a review of
China On Strike: Narratives of Workers’ Resistance edited by Hao Ren; English edition edited by Zhongjin Li and Eli Friedman. Haymarket Books, 2016
Striking to Survive: Workers Resistance to Factory Relocations in China by Fan Shigang, translated by Henry Moss. Haymarket Books, 2018
The modern state of China, by capitalist standards, is generally thriving. The nation’s economic growth rate, considered to be a prime indicator of prosperity, is significantly higher than that of the western industrialized countries, even with its recent slowdowns.
According to The New York Times, “China now leads the world in the number of homeowners, internet users, college graduates and, by some counts, billionaires.”
But most ordinary Chinese still lead lives of exploitation by the wealthy few. This has sparked ongoing protests, despite the clear authoritarian character of the government and the reality that in disputes it most often takes the side of those running state owned or privately managed enterprises.
The titles reviewed here offer translations of Chinese workers’ accounts of recent work-related protests collected by activists of the underground Chinese periodical Factory Stories (Gongchang Longmenzben).
China on Strike provides firsthand narratives of fifteen different struggles, spanning the first decade of the 21st century.
Striking To Survive centers around the recollections of nine workers active in strikes protesting the relocation plans of one Chinese-based, Hong Kong-owned factory, from late 2012 through 2016 and a shorter description of a comparable struggle in a different enterprise from 2014 to 2015.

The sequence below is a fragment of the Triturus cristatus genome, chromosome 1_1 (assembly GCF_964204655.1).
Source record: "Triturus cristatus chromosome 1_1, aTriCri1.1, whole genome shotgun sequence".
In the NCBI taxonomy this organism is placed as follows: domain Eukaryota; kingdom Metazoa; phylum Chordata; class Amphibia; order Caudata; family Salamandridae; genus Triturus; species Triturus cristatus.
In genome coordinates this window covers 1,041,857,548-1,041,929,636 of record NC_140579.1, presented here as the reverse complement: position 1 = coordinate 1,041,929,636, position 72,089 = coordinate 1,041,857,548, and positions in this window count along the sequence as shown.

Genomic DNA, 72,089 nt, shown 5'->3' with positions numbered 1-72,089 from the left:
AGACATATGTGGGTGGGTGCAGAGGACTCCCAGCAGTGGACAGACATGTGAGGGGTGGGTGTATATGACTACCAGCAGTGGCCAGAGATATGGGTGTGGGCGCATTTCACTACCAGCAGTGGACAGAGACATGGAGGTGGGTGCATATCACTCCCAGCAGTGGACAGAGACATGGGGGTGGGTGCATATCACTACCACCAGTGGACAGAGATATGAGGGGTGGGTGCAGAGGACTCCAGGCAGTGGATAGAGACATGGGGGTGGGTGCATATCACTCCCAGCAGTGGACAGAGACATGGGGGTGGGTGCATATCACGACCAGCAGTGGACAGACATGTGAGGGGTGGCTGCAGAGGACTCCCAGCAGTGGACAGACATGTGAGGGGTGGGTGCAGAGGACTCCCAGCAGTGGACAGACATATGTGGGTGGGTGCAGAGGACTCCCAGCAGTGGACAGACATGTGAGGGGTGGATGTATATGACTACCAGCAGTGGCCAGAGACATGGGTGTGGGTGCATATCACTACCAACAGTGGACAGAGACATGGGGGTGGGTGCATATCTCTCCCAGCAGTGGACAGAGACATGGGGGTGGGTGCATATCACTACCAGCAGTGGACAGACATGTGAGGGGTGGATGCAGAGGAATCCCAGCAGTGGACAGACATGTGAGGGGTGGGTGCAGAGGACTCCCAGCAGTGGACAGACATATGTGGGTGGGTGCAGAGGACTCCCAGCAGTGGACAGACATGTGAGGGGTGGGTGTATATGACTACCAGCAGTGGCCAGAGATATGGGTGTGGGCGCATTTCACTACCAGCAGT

Together, these two books provide detailed descriptions of one important aspect of modern Chinese everyday life: the constant reality of worker unrest, and the refusal of government at any level to help workers being cheated by the bosses, even assisting employers with the police.
In China during the past thirty years, there have been thousands of protests by workers against poor and unsafe working conditions, long hours, low wages, withholding of pay, outsourcing, and the ongoing relocation of enterprises by employers constantly seeking cheaper labor costs.
Despite the highly structured semi-militarized factory system of control and domination, many workers have repeatedly found ways to join together to protest and resist. Workers in some struggles developed solidarity with students and university teachers, who helped to publicize their plight.
Some of the protests have been long-lasting and very militant, involving large numbers of workers. The Hong Kong-based China Labour Bulletin reports several simultaneous protests in multiple cities to disrupt and pressure large employers such as Foxconn, Walmart, China Unicom, and Neutrogena (a subsidiary of the American multinational, Johnson & Johnson).
Outside the workplace, people living in the path of state infrastructure projects facing eviction by local governments and developers have become actively involved in protests against their displacement.